On this day, October 10, 2012, the men in the Security Housing Unit at Pelican Bay are againleading all of us. They have called for "an end to all hostilities" within our state's prisons and jails. After doing so much time, the men in the Pelican Bay SHU have realized that they are being recycled over and over through the same dead-end system. For all of us, there must be a cut off point - a time at which we stop participating in our own destruction.

As young people who have experienced bloodshed on the streets of Los Angeles, and the violence and humiliation within juvenile halls, Probation camps and Division of Juvenile Justice Youth Prisons, we are also calling for an end to the war between the youth.

Movement-Building: Petition & Statement of Solidarity with Georgia Prisoner Strike

Fellow human rights defenders,

Thank you to all those who have followed the inspiring lead of the Georgia prisoners responsible for the largest strike in U.S. history. Please visit this link (http://www.petitiononline.com/wagesnow/petition.html) to view the current
signers of the Solidarity Statement, which is in essence a petition to the
people of this country to take concrete actions to build this movement.

So many people have been committed to this for years already, and because of the bold and dignified stand taken in Georgia we have an opportunity build
on these efforts.

MOTHERS DAY, May 13th: Mothers Smashing the Prison Industrial Complex & Mothers Speaking Out for Their Children in Solitary Confinement (Hear Audio)

Mother’s Day provides an opportunity to honor and celebrate our given and chosen families.  For those of us fighting the prison industrial complex, Mother’s Day can also provide an opportunity to reflect on the ways the Prison Industrial Complex (PIC) attacks and disrupts our families. 

The good news is that all over the world moms are leading the charge against the PIC.

Tues, March 6th: Rallying Against the World's Largest Jail System, LA County

The threat of jail expansion comes amidst numerous lawsuits surrounding allegations of systematic abuse and torture in LA’s jails as well as numerous reports and expert opinions recommending against the rampant misuse of incarceration in the county. ...  Twenty counties in California have applied for a total of  $1,102,855,803 including a $100 million application from LA County. ...

HEARING ON RACISM AND POLICE VIOLENCE Oakland • February 19-20, 2011

Join us for a HEARING ON RACISM AND POLICE VIOLENCE
Oakland • February 2011

Come share Testimony and Demand Accountability on the Issues of Racist Law Enforcement and Police Suppression of Civil Liberties. Testimony will include witnesses to police killings across the country and experts on the impact of racial profiling and mass incarcerations.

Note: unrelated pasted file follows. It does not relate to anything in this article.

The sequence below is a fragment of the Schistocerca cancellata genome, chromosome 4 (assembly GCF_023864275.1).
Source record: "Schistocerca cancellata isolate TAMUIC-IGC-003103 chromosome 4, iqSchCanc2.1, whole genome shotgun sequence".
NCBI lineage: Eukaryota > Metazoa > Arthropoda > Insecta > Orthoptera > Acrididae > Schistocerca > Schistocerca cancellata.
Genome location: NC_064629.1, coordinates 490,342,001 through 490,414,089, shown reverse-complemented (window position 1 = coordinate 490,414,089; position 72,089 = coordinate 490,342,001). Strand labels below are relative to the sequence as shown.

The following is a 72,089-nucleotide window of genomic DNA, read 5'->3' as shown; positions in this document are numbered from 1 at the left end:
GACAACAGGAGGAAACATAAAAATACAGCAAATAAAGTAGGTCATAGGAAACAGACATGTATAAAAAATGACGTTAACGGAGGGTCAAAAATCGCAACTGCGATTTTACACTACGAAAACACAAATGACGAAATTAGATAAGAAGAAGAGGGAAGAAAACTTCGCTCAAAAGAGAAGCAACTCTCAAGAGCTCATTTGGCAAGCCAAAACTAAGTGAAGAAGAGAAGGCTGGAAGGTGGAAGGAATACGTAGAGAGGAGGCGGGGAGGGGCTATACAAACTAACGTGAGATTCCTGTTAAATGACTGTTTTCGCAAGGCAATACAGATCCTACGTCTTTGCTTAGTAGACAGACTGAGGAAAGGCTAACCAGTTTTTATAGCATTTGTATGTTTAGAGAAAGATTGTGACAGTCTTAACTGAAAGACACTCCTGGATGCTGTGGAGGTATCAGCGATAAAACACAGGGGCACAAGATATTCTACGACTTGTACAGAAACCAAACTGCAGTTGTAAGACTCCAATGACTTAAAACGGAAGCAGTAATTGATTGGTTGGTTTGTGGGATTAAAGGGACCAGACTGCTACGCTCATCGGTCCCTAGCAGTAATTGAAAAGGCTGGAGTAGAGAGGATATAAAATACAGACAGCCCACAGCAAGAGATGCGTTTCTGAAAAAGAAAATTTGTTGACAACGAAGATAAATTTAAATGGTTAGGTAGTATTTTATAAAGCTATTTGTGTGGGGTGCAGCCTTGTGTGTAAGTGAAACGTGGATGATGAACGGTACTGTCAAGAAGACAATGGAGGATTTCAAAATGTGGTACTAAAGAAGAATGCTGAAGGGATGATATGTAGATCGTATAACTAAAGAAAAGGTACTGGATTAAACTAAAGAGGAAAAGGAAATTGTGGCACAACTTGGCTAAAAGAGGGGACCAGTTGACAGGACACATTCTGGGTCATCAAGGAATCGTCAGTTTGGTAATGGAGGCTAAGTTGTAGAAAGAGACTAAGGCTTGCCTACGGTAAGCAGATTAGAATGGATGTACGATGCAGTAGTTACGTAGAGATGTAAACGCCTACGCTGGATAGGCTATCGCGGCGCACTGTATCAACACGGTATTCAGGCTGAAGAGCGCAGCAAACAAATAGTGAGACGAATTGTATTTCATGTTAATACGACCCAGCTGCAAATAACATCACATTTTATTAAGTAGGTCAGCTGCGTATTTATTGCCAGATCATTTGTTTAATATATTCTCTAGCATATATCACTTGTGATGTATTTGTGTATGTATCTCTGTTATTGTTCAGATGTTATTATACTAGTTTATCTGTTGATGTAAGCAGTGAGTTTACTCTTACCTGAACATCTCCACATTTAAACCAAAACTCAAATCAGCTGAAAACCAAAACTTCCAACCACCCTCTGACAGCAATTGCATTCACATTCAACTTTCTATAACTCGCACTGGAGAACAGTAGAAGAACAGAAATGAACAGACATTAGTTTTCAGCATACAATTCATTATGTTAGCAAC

THE HEARING (originally planned for January) HAS BEEN RESCHEDULED FOR SATURDAY & SUNDAY, FEBRUARY 19TH & 20TH 

Oakland High (1023 MacArthur near Park Blvd) Oakland, CA

 

SPONSORED BY:

• Mieklejohn Civil Liberties Institute
• Malcolm X Grassroots Movement
• New Years Movement
• East Side Arts Alliance
• Onyx• Collision Course Video
• African People’s Socialist Party
• National Lawyers Guild
• Hard Knock Radio
• US Human Rights Network

 

U.S.A. Locking Up Poor People In Unprecedented Numbers

New research shows precisely how the prison-to-poverty cycle does its damage.

Forty years after the United States began its experimentation with mass incarceration policies, the country is increasingly divided economically. In new research published in the review Daedalus, a group of leading criminologists coordinated by the American Academy of Arts and Sciences (which paid me to consult on this project) argued that much of that growing inequality, which Slate's Timothy Noah has chronicled, is linked to the increasingly widespread use of prisons and jails.

It's well-known that the United States imprisons drastically more people than other Western countries. Here are the specifics: We now imprison more people in absolute numbers and per capita than any other country on earth. With 5 percent of the world population, the U.S. hosts upward of 20 percent of its prisoners.

This is because the country's incarceration rate has roughly quintupled since the early 1970s. About 2 million Americans currently live behind bars in jails, state prisons, and federal penitentiaries, and many millions more are on parole or probation or have been in the recent past. In 2008, as a part of an "American Exception" series exploring the U.S. criminal-justice system, New York Times reporter Adam Liptak pointed out that overseas criminologists were "mystified and appalled" by the scale of American incarceration. States like California now spend more on locking people up than on funding higher education.